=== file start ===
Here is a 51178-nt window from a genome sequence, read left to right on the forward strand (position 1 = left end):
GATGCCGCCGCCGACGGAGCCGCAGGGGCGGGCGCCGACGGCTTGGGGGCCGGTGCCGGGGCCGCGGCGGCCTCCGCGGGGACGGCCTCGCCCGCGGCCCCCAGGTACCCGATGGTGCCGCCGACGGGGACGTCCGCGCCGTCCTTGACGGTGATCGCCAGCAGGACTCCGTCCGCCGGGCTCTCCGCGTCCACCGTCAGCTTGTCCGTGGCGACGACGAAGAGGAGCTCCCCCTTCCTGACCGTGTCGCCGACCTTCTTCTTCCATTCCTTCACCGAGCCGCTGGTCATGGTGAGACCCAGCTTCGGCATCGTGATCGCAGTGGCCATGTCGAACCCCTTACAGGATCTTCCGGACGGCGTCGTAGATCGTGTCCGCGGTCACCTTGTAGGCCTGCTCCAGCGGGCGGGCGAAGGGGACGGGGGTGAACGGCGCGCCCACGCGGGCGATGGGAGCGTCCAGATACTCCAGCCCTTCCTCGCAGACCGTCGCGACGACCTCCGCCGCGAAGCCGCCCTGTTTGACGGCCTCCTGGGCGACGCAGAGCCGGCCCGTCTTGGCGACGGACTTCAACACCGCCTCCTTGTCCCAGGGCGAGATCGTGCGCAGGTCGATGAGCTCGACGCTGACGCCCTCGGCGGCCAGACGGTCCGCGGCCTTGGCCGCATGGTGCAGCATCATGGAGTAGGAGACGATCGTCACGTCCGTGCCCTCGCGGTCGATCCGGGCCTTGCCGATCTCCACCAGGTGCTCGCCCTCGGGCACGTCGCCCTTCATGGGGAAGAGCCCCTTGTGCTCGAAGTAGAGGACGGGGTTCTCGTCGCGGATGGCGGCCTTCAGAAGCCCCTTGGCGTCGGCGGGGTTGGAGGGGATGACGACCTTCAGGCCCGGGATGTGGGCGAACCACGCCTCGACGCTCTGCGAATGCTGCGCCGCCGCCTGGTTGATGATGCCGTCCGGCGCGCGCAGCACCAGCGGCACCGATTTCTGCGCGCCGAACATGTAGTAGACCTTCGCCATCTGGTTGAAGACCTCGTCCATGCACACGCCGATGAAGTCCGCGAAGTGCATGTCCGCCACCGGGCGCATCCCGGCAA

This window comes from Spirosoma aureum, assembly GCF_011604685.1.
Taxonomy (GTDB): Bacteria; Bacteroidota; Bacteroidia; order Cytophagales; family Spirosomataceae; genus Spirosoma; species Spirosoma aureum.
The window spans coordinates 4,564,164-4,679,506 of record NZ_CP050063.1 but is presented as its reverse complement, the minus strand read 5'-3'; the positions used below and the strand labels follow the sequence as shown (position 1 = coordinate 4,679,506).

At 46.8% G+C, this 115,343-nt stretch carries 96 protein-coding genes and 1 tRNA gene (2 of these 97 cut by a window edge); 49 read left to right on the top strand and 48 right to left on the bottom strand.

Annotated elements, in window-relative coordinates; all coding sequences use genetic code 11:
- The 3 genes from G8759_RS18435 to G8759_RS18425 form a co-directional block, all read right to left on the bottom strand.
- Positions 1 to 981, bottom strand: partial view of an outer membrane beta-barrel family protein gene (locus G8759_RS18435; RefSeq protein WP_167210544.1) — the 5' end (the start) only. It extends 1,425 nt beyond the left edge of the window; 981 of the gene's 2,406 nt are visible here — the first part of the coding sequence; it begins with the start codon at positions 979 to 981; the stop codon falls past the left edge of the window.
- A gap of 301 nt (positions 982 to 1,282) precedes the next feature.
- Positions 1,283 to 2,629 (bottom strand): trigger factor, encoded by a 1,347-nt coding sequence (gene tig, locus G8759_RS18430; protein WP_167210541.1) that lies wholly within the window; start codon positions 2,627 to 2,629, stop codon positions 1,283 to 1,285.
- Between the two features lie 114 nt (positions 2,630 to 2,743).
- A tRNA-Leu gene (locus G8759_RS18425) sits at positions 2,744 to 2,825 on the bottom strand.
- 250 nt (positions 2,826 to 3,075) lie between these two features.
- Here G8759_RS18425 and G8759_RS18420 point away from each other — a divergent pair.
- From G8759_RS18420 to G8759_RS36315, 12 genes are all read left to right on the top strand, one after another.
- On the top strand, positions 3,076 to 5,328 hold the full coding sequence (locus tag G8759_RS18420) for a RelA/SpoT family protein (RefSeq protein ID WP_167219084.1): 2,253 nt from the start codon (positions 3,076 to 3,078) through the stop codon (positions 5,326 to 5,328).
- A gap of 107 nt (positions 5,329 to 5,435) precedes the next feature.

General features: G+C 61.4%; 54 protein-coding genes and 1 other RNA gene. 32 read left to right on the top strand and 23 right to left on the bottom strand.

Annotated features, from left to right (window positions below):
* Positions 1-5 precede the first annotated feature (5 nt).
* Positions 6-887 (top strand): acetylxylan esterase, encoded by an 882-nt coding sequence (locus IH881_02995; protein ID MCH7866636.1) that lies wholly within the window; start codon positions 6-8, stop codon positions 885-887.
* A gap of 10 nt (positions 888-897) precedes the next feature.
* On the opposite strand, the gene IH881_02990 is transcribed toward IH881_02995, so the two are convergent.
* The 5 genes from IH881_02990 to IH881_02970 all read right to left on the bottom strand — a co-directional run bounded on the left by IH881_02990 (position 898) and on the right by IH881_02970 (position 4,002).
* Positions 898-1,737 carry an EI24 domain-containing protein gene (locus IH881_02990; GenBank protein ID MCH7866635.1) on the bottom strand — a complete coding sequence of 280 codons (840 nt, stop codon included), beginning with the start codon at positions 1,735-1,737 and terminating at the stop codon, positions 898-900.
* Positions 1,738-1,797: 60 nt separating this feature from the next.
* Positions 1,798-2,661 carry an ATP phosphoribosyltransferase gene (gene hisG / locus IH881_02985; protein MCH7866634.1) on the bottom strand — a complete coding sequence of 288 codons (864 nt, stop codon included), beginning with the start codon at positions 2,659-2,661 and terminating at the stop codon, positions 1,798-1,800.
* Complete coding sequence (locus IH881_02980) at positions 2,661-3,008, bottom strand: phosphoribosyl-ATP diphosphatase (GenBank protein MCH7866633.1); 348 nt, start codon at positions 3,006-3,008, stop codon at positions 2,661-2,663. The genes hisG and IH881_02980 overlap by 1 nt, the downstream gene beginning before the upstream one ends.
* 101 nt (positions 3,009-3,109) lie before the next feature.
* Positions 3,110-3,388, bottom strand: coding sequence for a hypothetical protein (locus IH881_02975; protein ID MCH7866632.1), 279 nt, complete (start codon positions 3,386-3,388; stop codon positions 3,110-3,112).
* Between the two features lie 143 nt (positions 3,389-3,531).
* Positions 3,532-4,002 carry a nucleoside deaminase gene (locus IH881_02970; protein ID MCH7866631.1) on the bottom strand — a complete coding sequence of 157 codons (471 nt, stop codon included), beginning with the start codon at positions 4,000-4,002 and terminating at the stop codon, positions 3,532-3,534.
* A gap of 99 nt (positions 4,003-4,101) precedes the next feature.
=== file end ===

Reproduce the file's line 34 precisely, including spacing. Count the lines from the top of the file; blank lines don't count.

* A gap of 99 nt (positions 4,003-4,101) precedes the next feature.